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AFC in the News

10.01.2021 | Chalkbeat NY | The program only guarantees five hours a week of instruction for elementary school students and 10 hours a week for middle and high schoolers, minimums that are set by state regulations. And while hundreds of families have applied for the program despite the limited hours, some are still waiting for instruction to begin weeks after the school year started as their applications are processed... “I think there’s a lot of interest and a lot of suspicion at the same time,” said Maggie Moroff, a special education policy expert at Advocates for Children, referring to the limited hours of instruction. Read article

09.30.2021 | CBS2 News | The pandemic has created a shortage of nurses across the country and here in New York. That's having a ripple effect on students with severe disabilities who require full-time assistance, and it's putting their education at risk.

"The DOE is legally obligated to provide that nurse so that they can attend school." Rebecca Shore is with the organization Advocates for Children. "But this year, we're hearing on a daily basis of two or three students each day who are not able to attend school because they don't have a nurse assigned."

Watch the segment

09.28.2021 | Chalkbeat NY | While some advocates are hopeful about the tool, they’re concerned about how — or whether — the assessment and its findings will be communicated to families. “We just haven’t heard of a comprehensive plan to inform families about this assessment, and I think it’s important for families to know and for parents and caregivers to be aware that there are students being assessed, but then also what the results are,” said Rohini Singh, a senior staff attorney with the School Justice Project at advocacy organization Advocates For Children. Singh emphasized that this tool does not screen for mental health needs and believes that sort of screening should be conducted by a licensed mental health professional. Read article

09.27.2021 | PIX 11 News | For five decades, Advocates for Children of New York has been working to help thousands of at-risk kids across the city get a fair shot at an education. “We represent families whose children are the most impacted by education inequities. Children who live in homelessness, who are experiencing barriers to education, who are in the juvenile justice system, for example,” explained the Director of AFC’s Parent Center, Lilliana Díaz-Pedrosa. Watch the segment

09.22.2021 | Hear Our Voices Podcast | Jennifer Pringle, director of Advocates for Children's Learners in Temporary Housing project, speaks with the 'Hear Our Voices' podcast about the legal protections for students in temporary housing, and the unique educational challenges they face. Listen to the podcast

09.12.2021 | Chalkbeat NY | But the question remains: What will happen after students are assessed and identified as having challenges? What specific training will be provided to educators to help them respond?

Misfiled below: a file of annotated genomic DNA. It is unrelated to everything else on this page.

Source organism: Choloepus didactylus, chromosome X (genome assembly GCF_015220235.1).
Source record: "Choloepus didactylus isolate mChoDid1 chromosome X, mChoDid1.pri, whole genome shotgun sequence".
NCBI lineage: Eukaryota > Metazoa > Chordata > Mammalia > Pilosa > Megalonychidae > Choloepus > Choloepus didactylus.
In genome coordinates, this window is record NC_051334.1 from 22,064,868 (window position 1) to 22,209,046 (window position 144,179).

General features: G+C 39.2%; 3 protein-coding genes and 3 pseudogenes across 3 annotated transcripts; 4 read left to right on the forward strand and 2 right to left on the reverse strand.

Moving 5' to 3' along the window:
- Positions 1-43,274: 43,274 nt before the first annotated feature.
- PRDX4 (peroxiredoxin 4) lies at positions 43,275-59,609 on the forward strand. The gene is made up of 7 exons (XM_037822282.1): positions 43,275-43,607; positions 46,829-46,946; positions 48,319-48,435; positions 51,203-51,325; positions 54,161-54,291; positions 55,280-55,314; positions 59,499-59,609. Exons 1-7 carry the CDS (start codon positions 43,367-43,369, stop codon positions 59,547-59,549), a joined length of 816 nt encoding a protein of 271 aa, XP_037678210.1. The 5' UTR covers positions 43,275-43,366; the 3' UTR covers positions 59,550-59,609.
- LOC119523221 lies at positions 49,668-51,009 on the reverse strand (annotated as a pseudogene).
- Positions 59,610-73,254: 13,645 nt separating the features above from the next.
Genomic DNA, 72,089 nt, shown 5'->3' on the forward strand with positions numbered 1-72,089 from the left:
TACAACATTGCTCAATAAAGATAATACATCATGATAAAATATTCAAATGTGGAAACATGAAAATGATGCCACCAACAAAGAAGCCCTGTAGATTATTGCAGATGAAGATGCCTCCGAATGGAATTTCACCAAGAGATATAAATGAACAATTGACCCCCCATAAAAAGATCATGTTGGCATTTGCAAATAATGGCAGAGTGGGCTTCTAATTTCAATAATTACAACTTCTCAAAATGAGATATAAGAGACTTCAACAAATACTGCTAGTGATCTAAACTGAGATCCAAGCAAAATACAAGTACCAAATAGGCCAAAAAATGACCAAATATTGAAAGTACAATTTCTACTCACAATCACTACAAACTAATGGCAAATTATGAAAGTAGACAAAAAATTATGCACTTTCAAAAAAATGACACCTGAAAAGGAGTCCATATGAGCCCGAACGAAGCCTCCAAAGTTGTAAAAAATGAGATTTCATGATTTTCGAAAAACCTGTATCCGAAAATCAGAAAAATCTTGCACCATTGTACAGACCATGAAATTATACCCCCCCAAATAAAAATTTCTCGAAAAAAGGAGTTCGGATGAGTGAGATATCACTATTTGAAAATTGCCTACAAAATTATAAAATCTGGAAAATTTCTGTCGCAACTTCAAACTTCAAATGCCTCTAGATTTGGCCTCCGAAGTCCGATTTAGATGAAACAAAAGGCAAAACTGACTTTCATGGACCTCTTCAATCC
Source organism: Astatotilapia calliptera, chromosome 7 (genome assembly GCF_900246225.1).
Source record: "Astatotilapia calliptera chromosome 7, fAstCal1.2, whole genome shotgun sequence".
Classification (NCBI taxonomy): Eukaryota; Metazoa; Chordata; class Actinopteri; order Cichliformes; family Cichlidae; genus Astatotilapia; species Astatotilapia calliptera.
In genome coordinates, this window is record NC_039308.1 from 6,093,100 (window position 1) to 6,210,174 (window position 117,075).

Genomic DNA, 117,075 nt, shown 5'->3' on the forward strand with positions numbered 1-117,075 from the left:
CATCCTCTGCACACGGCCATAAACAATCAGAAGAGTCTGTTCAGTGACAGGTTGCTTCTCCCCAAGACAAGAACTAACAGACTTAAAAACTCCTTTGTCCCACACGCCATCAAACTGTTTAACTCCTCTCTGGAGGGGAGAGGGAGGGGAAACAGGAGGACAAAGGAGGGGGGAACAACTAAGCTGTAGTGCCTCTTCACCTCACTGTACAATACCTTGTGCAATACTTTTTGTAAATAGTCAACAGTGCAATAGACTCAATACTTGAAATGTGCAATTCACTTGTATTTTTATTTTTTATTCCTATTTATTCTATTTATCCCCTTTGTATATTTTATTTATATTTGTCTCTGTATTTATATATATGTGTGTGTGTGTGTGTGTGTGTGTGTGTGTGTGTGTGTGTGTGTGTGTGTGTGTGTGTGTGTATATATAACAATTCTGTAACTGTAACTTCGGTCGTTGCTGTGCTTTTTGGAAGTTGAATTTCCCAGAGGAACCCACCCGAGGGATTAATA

“We don’t want to see this just left up to individual schools for everyone to do their own thing,” Sarah Part, a policy analyst at the nonprofit Advocates for Children, previously told Chalkbeat. Read article

09.07.2021 | The 74 | Police interventions for students in emotional distress rose from 2016 to 2020, according to a recent analysis by Advocates for Children of New York. Looking into 12,000 incidents where children were transported to hospitals for psychological evaluations, data shows that Black students and students with disabilities were disproportionately affected and handcuffed. Read article

09.02.2021 | SI Live | But experts say that the success of the screeners will depend on how schools use the information and the interventions they offer, according to Chalkbeat. While screening is important, implementation by schools and educators will be key, Sarah Part, a policy analyst at Advocates for Children, told the media outlet. Read article

09.01.2021 | Chalkbeat NY | Regular screening “is one component of a good system,” said Sarah Part, a policy analyst at the nonprofit Advocates for Children. Still, she and others said implementation will be key, including what specific training will be provided and how educators will be expected to tweak their teaching in response.

“We don’t want to see this just left up to individual schools for everyone to do their own thing,” Part said. Read article

08.31.2021 | NY Daily News | Families also have the right to mount a legal challenge to secure services through the city’s overburdened special education courts — but those cases can take years to resolve and often require substantial investments of time and money.

The education nonprofit Advocates for Children has pushed the city to proactively reach out to families who need individual plans to make up services. Read article